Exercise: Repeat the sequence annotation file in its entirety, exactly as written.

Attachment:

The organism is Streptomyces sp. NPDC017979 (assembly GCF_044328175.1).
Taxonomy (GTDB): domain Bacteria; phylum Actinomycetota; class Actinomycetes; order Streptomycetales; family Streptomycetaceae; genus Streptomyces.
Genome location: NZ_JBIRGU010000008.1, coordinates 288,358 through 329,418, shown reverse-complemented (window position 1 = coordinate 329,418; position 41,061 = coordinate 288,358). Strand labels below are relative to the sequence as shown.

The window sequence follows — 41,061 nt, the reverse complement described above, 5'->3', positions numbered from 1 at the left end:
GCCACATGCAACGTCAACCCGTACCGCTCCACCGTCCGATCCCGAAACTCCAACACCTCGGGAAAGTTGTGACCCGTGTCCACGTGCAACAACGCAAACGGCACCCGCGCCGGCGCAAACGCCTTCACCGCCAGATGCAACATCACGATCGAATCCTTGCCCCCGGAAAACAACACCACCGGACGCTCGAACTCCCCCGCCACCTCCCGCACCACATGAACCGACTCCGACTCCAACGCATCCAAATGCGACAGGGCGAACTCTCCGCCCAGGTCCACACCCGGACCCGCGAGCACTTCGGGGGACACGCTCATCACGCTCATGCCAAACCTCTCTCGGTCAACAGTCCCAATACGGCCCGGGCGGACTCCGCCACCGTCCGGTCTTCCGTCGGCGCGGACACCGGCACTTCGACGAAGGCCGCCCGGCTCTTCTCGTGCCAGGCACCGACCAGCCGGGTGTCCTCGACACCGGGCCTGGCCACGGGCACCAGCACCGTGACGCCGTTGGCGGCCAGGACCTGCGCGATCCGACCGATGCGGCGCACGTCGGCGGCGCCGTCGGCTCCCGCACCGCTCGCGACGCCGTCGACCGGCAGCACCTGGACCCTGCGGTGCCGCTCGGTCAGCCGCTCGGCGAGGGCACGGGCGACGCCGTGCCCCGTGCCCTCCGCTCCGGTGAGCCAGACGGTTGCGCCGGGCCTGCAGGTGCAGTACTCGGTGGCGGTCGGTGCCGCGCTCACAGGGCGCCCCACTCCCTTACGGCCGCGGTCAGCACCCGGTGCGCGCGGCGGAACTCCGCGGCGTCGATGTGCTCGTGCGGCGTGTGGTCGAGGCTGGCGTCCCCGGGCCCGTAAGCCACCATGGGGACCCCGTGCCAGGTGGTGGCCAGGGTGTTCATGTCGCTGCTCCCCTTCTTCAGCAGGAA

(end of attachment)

The organism is Streptomyces sp. NPDC017979 (assembly GCF_044328175.1).
Taxonomy (GTDB): domain Bacteria; phylum Actinomycetota; class Actinomycetes; order Streptomycetales; family Streptomycetaceae; genus Streptomyces.
Genome location: NZ_JBIRGU010000008.1, coordinates 288,358 through 329,418, shown reverse-complemented (window position 1 = coordinate 329,418; position 41,061 = coordinate 288,358). Strand labels below are relative to the sequence as shown.

The window sequence follows — 41,061 nt, the reverse complement described above, 5'->3', positions numbered from 1 at the left end:
GCCACATGCAACGTCAACCCGTACCGCTCCACCGTCCGATCCCGAAACTCCAACACCTCGGGAAAGTTGTGACCCGTGTCCACGTGCAACAACGCAAACGGCACCCGCGCCGGCGCAAACGCCTTCACCGCCAGATGCAACATCACGATCGAATCCTTGCCCCCGGAAAACAACACCACCGGACGCTCGAACTCCCCCGCCACCTCCCGCACCACATGAACCGACTCCGACTCCAACGCATCCAAATGCGACAGGGCGAACTCTCCGCCCAGGTCCACACCCGGACCCGCGAGCACTTCGGGGGACACGCTCATCACGCTCATGCCAAACCTCTCTCGGTCAACAGTCCCAATACGGCCCGGGCGGACTCCGCCACCGTCCGGTCTTCCGTCGGCGCGGACACCGGCACTTCGACGAAGGCCGCCCGGCTCTTCTCGTGCCAGGCACCGACCAGCCGGGTGTCCTCGACACCGGGCCTGGCCACGGGCACCAGCACCGTGACGCCGTTGGCGGCCAGGACCTGCGCGATCCGACCGATGCGGCGCACGTCGGCGGCGCCGTCGGCTCCCGCACCGCTCGCGACGCCGTCGACCGGCAGCACCTGGACCCTGCGGTGCCGCTCGGTCAGCCGCTCGGCGAGGGCACGGGCGACGCCGTGCCCCGTGCCCTCCGCTCCGGTGAGCCAGACGGTTGCGCCGGGCCTGCAGGTGCAGTACTCGGTGGCGGTCGGTGCCGCGCTCACAGGGCGCCCCACTCCCTTACGGCCGCGGTCAGCACCCGGTGCGCGCGGCGGAACTCCGCGGCGTCGATGTGCTCGTGCGGCGTGTGGTCGAGGCTGGCGTCCCCGGGCCCGTAAGCCACCATGGGGACCCCGTGCCAGGTGGTGGCCAGGGTGTTCATGTCGCTGCTCCCCTTCTTCAGCAGGAA